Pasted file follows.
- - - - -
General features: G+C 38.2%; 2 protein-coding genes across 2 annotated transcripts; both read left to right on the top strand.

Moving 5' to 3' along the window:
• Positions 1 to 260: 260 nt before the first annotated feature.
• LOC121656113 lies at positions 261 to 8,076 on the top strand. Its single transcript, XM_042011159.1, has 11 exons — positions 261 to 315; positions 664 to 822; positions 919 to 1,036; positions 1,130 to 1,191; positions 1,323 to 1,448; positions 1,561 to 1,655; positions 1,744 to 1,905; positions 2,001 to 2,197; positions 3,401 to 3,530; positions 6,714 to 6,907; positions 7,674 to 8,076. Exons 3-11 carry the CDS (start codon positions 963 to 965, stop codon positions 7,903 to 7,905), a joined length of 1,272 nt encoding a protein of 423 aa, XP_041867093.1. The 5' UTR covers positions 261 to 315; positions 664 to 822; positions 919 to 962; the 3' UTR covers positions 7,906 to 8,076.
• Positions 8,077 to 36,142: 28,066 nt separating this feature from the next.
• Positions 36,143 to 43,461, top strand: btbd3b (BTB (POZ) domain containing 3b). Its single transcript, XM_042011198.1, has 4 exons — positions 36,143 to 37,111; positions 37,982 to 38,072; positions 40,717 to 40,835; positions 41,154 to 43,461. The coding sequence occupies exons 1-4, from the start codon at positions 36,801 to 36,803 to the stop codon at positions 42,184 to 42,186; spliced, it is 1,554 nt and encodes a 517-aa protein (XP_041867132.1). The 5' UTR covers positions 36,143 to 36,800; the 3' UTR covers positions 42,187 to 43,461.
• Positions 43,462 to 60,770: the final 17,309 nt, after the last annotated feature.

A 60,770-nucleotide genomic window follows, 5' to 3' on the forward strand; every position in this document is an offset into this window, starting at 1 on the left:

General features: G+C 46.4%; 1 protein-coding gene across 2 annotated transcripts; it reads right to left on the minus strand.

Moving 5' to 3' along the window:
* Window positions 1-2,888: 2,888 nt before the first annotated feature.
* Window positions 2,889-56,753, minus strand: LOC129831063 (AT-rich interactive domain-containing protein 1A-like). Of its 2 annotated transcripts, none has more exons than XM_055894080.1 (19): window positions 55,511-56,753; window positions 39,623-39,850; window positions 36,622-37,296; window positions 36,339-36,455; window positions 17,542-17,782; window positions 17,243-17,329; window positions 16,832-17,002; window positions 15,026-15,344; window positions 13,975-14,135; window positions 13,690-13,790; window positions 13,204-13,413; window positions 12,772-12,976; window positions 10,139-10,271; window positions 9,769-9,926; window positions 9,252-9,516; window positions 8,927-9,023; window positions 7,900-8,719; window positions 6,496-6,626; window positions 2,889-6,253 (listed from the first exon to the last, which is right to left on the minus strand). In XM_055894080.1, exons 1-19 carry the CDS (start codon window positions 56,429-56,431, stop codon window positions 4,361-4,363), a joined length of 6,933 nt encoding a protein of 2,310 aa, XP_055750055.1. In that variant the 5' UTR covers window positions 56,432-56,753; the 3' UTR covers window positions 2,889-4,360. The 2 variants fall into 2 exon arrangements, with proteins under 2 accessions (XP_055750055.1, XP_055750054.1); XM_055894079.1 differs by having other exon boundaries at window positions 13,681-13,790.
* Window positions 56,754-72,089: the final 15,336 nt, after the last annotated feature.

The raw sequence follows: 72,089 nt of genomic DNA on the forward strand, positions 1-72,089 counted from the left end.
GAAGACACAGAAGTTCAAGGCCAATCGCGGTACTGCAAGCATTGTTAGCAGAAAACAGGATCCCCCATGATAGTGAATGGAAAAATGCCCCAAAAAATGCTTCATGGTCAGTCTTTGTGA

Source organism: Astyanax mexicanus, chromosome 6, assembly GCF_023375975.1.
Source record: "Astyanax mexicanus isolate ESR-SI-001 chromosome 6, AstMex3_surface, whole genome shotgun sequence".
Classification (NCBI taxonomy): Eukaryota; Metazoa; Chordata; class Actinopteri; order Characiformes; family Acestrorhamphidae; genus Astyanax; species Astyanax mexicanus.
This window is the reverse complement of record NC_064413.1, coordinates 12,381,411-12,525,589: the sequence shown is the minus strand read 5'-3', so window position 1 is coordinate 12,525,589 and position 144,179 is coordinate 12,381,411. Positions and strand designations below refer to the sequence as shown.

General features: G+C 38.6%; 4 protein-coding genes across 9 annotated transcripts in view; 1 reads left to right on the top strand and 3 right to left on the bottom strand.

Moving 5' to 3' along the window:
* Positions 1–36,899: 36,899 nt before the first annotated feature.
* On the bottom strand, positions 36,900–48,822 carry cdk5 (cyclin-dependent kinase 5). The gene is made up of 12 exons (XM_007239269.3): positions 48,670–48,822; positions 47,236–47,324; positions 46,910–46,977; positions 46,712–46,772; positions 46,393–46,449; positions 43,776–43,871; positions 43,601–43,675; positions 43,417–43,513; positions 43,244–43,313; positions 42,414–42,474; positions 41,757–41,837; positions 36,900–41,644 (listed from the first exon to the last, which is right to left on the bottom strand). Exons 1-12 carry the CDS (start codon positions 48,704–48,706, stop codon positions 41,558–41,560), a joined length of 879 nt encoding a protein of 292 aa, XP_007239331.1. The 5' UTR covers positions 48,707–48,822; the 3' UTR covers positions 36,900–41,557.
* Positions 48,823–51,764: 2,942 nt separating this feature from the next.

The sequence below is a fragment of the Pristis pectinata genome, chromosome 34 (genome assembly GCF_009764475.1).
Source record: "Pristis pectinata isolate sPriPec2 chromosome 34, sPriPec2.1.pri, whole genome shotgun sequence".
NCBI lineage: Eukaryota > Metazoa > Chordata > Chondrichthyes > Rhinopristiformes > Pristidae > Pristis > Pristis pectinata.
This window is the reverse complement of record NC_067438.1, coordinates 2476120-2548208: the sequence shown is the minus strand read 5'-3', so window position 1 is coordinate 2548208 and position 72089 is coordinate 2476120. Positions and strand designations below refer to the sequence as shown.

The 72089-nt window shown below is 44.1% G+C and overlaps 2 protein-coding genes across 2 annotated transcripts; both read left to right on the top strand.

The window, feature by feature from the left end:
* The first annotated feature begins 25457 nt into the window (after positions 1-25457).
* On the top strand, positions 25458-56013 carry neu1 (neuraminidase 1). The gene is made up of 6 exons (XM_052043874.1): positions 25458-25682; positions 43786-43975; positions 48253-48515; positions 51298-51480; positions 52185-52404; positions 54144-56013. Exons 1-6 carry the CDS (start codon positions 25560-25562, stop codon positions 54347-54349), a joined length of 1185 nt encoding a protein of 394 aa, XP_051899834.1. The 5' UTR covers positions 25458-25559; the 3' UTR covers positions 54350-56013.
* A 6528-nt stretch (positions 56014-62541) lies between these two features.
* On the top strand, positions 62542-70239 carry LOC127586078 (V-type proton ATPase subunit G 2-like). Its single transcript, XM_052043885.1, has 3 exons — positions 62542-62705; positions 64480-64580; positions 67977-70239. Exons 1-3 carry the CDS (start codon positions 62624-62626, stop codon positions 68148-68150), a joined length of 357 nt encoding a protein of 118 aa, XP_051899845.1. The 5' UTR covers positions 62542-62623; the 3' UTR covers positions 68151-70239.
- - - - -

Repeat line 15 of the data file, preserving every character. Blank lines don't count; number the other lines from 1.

GAAGACACAGAAGTTCAAGGCCAATCGCGGTACTGCAAGCATTGTTAGCAGAAAACAGGATCCCCCATGATAGTGAATGGAAAAATGCCCCAAAAAATGCTTCATGGTCAGTCTTTGTGA